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Chemopreventive nutraceuticals by phytochemical classification
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Cancer Science & Therapy

ISSN: 1948-5956

Open Access

Chemopreventive nutraceuticals by phytochemical classification


Joint Event on 4th Annual Conference on Preventive Oncology & 4th Annual Conference on Gynecologic Oncology, Reproductive Disorders Maternal-Fetal Medicine & Obstetrics

July 18-19, 2018 | Atlanta, USA

Oroma Beatrice Nwanodi

Obstetrics and Gynecology Locum Tenens, USA

Keynote: J Cancer Sci Ther

Abstract :

A growing body of evidence supports chemopreventive nutraceutical use. Several nutraceutical classification systems exist. NutraceuticalsÔ?? biochemical classification gives at least 9 categories: Alkaloids, lipids, organosulphurs, phytic acids, phenols, terpenes, polysaccharides, organic acids, and phytosterols. Phytosterols reduce lung cancer incidence by 50% (95% Confidence interval [CI].31 to .70) and stomach cancer incidence by 67% (95 CI .17 to .65). Phenol containing Schisandra extracts inhibit lung cancer. Citrus flavonoids inhibit chemical-induced carcinogenesis, protecting DNA from damage, and stimulating DNA repair following damage. The cruciferous vegetable derived indole-3-carbinol (I3C) and diindolylmethane are protective against estrogen-enhanced breast, cervical, and endometrial cancers. Meanwhile, the lipid docosahexanoic acid is chemopreventive for breast, colon, and prostate cancers. Future research on berries across life stages may clarify the effect of berry polyphenols for breast cancer primary and secondary chemoprevention. Future chemopreventive nutraceutical research may be most successful when nutraceuticals are trialed against physiologic pathways for which they have most activity. AT-rich interactive domain 1A pathways, hippo pathways, insulin-like growth factor-receptor pathways, Luteolin and p53 pathways, notch pathways, phosphatas and tensin homology pathways, retinoblastoma protein pathways, are all pathways for which nutraceuticals are available to trial. Outcomes for primary prevention trials of black raspberry for oral cancer, phyllanthusmin C for acute myeloid leukemia, silibinin and I3C for lung cancer, and sulforaphane for skin cancer are awaited.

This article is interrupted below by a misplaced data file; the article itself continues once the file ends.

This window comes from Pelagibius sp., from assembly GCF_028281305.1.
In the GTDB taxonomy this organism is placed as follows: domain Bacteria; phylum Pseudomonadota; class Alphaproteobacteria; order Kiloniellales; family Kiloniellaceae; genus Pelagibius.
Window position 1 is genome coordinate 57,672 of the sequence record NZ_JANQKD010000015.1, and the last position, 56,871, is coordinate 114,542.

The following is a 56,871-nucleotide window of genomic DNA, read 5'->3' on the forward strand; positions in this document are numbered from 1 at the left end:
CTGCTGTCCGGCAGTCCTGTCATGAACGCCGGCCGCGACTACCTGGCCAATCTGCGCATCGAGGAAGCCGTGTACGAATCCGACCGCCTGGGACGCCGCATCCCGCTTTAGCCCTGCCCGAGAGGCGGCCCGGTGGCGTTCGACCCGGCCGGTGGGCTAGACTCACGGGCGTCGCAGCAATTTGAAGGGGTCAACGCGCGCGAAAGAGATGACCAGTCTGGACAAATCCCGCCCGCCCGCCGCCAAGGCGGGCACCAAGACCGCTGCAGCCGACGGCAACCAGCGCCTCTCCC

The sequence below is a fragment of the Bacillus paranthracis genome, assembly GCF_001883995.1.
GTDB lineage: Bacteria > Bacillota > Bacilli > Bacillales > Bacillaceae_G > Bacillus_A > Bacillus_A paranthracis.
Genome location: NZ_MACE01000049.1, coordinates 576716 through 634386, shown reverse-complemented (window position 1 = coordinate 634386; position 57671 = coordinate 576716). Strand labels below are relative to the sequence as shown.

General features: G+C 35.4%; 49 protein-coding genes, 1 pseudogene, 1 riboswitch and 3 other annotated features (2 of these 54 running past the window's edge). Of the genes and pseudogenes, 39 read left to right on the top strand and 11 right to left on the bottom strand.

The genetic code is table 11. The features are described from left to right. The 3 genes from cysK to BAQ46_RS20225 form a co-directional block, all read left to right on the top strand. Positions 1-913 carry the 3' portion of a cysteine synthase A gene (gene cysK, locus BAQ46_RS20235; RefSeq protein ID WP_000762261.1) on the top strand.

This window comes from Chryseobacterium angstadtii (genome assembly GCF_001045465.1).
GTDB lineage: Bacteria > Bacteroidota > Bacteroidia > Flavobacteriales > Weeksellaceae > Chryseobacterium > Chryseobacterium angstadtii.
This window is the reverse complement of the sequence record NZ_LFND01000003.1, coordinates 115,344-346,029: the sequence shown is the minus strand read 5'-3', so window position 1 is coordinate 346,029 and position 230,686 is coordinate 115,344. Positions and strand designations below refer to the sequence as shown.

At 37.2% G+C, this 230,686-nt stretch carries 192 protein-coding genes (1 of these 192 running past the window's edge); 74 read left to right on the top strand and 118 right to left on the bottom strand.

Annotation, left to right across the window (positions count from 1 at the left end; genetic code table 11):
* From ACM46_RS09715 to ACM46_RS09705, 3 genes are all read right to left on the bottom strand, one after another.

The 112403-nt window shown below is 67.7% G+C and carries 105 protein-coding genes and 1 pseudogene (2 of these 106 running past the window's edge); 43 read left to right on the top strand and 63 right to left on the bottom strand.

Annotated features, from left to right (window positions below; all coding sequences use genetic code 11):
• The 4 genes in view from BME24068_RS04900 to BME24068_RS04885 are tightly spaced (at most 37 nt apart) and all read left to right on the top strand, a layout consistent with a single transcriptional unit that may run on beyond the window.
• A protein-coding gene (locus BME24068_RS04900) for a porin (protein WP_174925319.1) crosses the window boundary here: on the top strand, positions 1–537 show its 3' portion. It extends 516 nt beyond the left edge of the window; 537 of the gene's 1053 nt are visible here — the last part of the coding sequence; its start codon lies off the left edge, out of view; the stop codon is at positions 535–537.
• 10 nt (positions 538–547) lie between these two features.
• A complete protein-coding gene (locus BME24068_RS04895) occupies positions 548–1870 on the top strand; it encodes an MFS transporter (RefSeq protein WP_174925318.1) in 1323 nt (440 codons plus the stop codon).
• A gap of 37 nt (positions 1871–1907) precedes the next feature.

Biography :

Oroma Beatrice Nwanodi graduated from Meharry Medical College of Nashville, Tennessee in the United States of America as a Medical Doctor in 2001. She specialized in Obstetrics and Gynecology at The University of Massachussets and Maimonides Medical Center. In 2016 she completed the Doctor of Health Science program at A T Still University, Mesa, Arizona. In 2017 she became triple-boarded in Integrative Medicine. She has publicly presented internationally in London, England, and Munich, Germany. She has served as a Conference Chair, Moderator, Organizing Committee Member, and Editorial Board Member. She has over 30 peer-reviewed publications.

E-mail: [email protected]

 

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